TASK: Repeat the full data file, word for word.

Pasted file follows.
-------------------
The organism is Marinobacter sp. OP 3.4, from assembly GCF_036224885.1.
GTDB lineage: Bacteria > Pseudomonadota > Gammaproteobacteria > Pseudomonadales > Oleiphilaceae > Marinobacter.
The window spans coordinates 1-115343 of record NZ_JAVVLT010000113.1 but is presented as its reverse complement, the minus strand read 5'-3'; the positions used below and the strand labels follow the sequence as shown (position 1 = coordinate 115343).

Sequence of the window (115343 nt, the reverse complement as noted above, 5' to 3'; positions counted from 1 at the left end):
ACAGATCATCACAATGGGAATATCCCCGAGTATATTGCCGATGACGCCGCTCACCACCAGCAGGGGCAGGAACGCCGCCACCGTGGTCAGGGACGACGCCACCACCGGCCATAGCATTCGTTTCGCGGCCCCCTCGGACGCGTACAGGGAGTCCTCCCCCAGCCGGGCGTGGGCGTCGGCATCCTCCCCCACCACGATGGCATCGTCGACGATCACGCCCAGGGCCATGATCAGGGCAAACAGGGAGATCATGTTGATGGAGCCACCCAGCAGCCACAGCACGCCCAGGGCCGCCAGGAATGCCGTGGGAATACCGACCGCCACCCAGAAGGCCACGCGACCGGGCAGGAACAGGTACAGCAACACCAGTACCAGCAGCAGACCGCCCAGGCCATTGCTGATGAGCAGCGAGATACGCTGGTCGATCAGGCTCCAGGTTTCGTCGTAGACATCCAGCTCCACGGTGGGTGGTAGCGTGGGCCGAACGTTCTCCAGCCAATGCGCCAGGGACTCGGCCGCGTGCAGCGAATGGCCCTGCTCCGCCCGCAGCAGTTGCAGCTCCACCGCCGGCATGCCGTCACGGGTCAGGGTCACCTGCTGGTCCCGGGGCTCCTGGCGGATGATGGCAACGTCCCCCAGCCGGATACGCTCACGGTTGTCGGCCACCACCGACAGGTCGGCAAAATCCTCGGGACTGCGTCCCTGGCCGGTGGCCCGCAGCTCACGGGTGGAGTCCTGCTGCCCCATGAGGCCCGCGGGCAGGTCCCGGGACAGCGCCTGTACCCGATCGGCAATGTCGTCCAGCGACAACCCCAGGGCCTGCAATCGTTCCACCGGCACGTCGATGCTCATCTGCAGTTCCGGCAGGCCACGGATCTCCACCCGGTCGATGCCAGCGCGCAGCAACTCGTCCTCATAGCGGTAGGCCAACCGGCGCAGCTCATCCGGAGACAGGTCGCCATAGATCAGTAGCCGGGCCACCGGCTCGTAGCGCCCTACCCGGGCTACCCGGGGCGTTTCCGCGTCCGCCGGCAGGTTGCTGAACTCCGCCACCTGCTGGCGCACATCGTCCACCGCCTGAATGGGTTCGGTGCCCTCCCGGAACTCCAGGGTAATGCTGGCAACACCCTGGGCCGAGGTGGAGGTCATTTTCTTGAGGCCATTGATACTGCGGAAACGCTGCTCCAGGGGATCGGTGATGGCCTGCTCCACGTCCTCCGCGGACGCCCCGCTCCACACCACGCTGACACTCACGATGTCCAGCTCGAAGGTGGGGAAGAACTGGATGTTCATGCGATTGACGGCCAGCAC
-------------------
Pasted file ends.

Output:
The organism is Marinobacter sp. OP 3.4, from assembly GCF_036224885.1.
GTDB lineage: Bacteria > Pseudomonadota > Gammaproteobacteria > Pseudomonadales > Oleiphilaceae > Marinobacter.
The window spans coordinates 1-115343 of record NZ_JAVVLT010000113.1 but is presented as its reverse complement, the minus strand read 5'-3'; the positions used below and the strand labels follow the sequence as shown (position 1 = coordinate 115343).

Sequence of the window (115343 nt, the reverse complement as noted above, 5' to 3'; positions counted from 1 at the left end):
ACAGATCATCACAATGGGAATATCCCCGAGTATATTGCCGATGACGCCGCTCACCACCAGCAGGGGCAGGAACGCCGCCACCGTGGTCAGGGACGACGCCACCACCGGCCATAGCATTCGTTTCGCGGCCCCCTCGGACGCGTACAGGGAGTCCTCCCCCAGCCGGGCGTGGGCGTCGGCATCCTCCCCCACCACGATGGCATCGTCGACGATCACGCCCAGGGCCATGATCAGGGCAAACAGGGAGATCATGTTGATGGAGCCACCCAGCAGCCACAGCACGCCCAGGGCCGCCAGGAATGCCGTGGGAATACCGACCGCCACCCAGAAGGCCACGCGACCGGGCAGGAACAGGTACAGCAACACCAGTACCAGCAGCAGACCGCCCAGGCCATTGCTGATGAGCAGCGAGATACGCTGGTCGATCAGGCTCCAGGTTTCGTCGTAGACATCCAGCTCCACGGTGGGTGGTAGCGTGGGCCGAACGTTCTCCAGCCAATGCGCCAGGGACTCGGCCGCGTGCAGCGAATGGCCCTGCTCCGCCCGCAGCAGTTGCAGCTCCACCGCCGGCATGCCGTCACGGGTCAGGGTCACCTGCTGGTCCCGGGGCTCCTGGCGGATGATGGCAACGTCCCCCAGCCGGATACGCTCACGGTTGTCGGCCACCACCGACAGGTCGGCAAAATCCTCGGGACTGCGTCCCTGGCCGGTGGCCCGCAGCTCACGGGTGGAGTCCTGCTGCCCCATGAGGCCCGCGGGCAGGTCCCGGGACAGCGCCTGTACCCGATCGGCAATGTCGTCCAGCGACAACCCCAGGGCCTGCAATCGTTCCACCGGCACGTCGATGCTCATCTGCAGTTCCGGCAGGCCACGGATCTCCACCCGGTCGATGCCAGCGCGCAGCAACTCGTCCTCATAGCGGTAGGCCAACCGGCGCAGCTCATCCGGAGACAGGTCGCCATAGATCAGTAGCCGGGCCACCGGCTCGTAGCGCCCTACCCGGGCTACCCGGGGCGTTTCCGCGTCCGCCGGCAGGTTGCTGAACTCCGCCACCTGCTGGCGCACATCGTCCACCGCCTGAATGGGTTCGGTGCCCTCCCGGAACTCCAGGGTAATGCTGGCAACACCCTGGGCCGAGGTGGAGGTCATTTTCTTGAGGCCATTGATACTGCGGAAACGCTGCTCCAGGGGATCGGTGATGGCCTGCTCCACGTCCTCCGCGGACGCCCCGCTCCACACCACGCTGACACTCACGATGTCCAGCTCGAAGGTGGGGAAGAACTGGATGTTCATGCGATTGACGGCCAGCAC